Government takes steps to combat illegal phoenixing in Australia
Published: 03 Oct 2019
If you thought that if you looked long and hard enough you would eventually find what you were looking for in the Corporations Act 2001 (Cth), well you were wrong. Illegal phoenix activity which is an activity which poses substantial risks to tax revenue (including PAYG, GST and other taxes), employee entitlements and the integrity of the corporate system is not even mentioned.
Illegal phoenix activity is when one company which is insolvent strips itself of its assets to avoid paying its debts and another company is created to continue the business of the first company. The assets of the first company are transferred to the new company. As inadequate consideration is paid to the first company for the assets, creditors are precluded from taking legal action to recover debts owed to them by that company. It is a business practice which enables tax evasion and imposes an unfair burden on Australian tax payers, in particular on that company’s competitors.
The most effective method of addressing the issue would be to criminalise such activity, but if the Government took that route, it would be an arduous task and possibly require establishing an entire new regulatory body to police the activity. So, until very recently, phoenix operators were able to take advantage of the absence of legislation preventing them from rebirthing themselves and avoid liquidator clawbacks.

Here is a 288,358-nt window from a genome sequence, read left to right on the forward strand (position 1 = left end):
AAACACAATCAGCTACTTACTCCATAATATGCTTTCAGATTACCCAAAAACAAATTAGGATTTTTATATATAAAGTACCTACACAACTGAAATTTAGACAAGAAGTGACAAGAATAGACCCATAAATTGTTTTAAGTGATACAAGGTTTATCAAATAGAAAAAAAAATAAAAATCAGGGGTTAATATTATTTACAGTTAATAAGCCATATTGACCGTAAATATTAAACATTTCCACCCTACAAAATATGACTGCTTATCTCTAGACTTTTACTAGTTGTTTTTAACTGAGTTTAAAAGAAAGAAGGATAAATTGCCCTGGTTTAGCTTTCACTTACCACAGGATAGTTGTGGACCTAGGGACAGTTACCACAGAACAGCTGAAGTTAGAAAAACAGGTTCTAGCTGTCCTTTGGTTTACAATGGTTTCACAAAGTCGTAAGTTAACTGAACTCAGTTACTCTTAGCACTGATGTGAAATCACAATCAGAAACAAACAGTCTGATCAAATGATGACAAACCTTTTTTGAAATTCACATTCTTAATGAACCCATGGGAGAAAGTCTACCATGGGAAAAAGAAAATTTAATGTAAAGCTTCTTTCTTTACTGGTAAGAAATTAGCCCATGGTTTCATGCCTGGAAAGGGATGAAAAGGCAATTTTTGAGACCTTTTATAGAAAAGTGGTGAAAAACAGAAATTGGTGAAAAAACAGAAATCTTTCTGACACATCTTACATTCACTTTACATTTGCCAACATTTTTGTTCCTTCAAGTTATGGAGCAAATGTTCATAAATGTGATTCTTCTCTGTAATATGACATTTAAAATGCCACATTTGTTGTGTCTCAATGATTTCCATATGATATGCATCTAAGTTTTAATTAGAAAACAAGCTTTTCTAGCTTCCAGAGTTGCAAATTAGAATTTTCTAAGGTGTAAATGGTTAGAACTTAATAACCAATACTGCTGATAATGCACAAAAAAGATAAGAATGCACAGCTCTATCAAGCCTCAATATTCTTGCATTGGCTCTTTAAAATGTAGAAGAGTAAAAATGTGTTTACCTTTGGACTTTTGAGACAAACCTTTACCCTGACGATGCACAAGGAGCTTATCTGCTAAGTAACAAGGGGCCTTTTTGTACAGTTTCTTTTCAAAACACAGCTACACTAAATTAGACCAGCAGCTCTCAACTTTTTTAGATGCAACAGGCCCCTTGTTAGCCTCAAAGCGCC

However, in July this year, the Treasury Laws Amendment (Combating Illegal Phoenixing) Bill 2019 was introduced into the House of Representatives. This Bill introduces new phoenixing offences to prohibit creditor-defeating dispositions of company assets, imposes penalties on those who engage in or facilitate deliberate insolvency as a business model to avoid paying company debts, and allows liquidators and ASIC to recover any property which has been disposed of in such manner. In addition, the Bill has provisions to deter directors from backdating resignations or ceasing to be a director when this would leave the company with no directors.
The Bill also proposes to broaden the powers of the Commissioner to:
i) estimate an entity’s net amount of GST liabilities and that amount will become payable the day the entity is required to lodge its business activity statement (BAS);
ii) retain tax refunds where a taxpayer has failed to lodge a return or provide other information the Commissioner requested in order for the Commissioner to make a proper assessment of the tax refund entitlements; and
iii) extend the instances in which directors may be held personally liable for their company’s unpaid GST liabilities (At present directors have to pay any outstanding PAYG withholding amounts, superannuation guarantee charges and estimates of PAYG withholding liabilities and superannuation guarantee charges. The new law proposes that directors may also be held accountable to pay any outstanding luxury car tax and wine equalisation tax liabilities and estimates of those liabilities).
If the Bill is passed, taxpayers will have to satisfy their tax obligations and pay outstanding amounts of tax before being entitled to a tax refund. Liquidators (or creditors) would be able to apply to the court or ASIC for orders to recover assets of the company which have been disposed of or funds received due to the disposition of such assets by the company.
The aim is to improve compliance with statutory reporting and expose those entities that fail to comply. The challenge is to strike a balance between enabling genuine restructures (and providing safe harbours for directors if they can restructure to improve the results to creditors in the event of a liquidation) and deterring activities which enable companies to avoid accountability to the Australian Taxation Office and their creditors.